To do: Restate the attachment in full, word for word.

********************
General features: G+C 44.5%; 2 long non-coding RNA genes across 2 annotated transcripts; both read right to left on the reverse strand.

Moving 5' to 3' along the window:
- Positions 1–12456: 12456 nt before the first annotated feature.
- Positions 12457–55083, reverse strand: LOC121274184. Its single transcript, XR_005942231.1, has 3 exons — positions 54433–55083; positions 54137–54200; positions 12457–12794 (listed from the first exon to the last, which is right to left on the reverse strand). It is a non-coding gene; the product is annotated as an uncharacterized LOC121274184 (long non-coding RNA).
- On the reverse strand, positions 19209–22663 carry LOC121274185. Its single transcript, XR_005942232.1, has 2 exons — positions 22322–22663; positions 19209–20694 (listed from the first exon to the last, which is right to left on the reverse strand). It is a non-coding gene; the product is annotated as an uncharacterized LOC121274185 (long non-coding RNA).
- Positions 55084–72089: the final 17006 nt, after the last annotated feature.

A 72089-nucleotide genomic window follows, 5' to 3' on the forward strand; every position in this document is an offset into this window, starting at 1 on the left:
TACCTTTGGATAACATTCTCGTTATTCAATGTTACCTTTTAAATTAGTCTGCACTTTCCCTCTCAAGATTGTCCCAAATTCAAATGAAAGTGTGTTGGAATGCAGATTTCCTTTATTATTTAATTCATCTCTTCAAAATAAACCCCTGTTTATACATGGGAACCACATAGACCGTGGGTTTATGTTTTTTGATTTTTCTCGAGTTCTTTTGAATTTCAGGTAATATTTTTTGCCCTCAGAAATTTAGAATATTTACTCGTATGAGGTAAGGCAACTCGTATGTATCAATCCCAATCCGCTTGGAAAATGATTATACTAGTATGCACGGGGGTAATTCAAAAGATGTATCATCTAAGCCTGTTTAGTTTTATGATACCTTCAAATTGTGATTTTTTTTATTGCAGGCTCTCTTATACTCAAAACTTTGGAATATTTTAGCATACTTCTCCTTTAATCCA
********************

General features: G+C 44.5%; 2 long non-coding RNA genes across 2 annotated transcripts; both read right to left on the reverse strand.

Moving 5' to 3' along the window:
- Positions 1–12456: 12456 nt before the first annotated feature.
- Positions 12457–55083, reverse strand: LOC121274184. Its single transcript, XR_005942231.1, has 3 exons — positions 54433–55083; positions 54137–54200; positions 12457–12794 (listed from the first exon to the last, which is right to left on the reverse strand). It is a non-coding gene; the product is annotated as an uncharacterized LOC121274184 (long non-coding RNA).
- On the reverse strand, positions 19209–22663 carry LOC121274185. Its single transcript, XR_005942232.1, has 2 exons — positions 22322–22663; positions 19209–20694 (listed from the first exon to the last, which is right to left on the reverse strand). It is a non-coding gene; the product is annotated as an uncharacterized LOC121274185 (long non-coding RNA).
- Positions 55084–72089: the final 17006 nt, after the last annotated feature.

A 72089-nucleotide genomic window follows, 5' to 3' on the forward strand; every position in this document is an offset into this window, starting at 1 on the left:
TACCTTTGGATAACATTCTCGTTATTCAATGTTACCTTTTAAATTAGTCTGCACTTTCCCTCTCAAGATTGTCCCAAATTCAAATGAAAGTGTGTTGGAATGCAGATTTCCTTTATTATTTAATTCATCTCTTCAAAATAAACCCCTGTTTATACATGGGAACCACATAGACCGTGGGTTTATGTTTTTTGATTTTTCTCGAGTTCTTTTGAATTTCAGGTAATATTTTTTGCCCTCAGAAATTTAGAATATTTACTCGTATGAGGTAAGGCAACTCGTATGTATCAATCCCAATCCGCTTGGAAAATGATTATACTAGTATGCACGGGGGTAATTCAAAAGATGTATCATCTAAGCCTGTTTAGTTTTATGATACCTTCAAATTGTGATTTTTTTTATTGCAGGCTCTCTTATACTCAAAACTTTGGAATATTTTAGCATACTTCTCCTTTAATCCA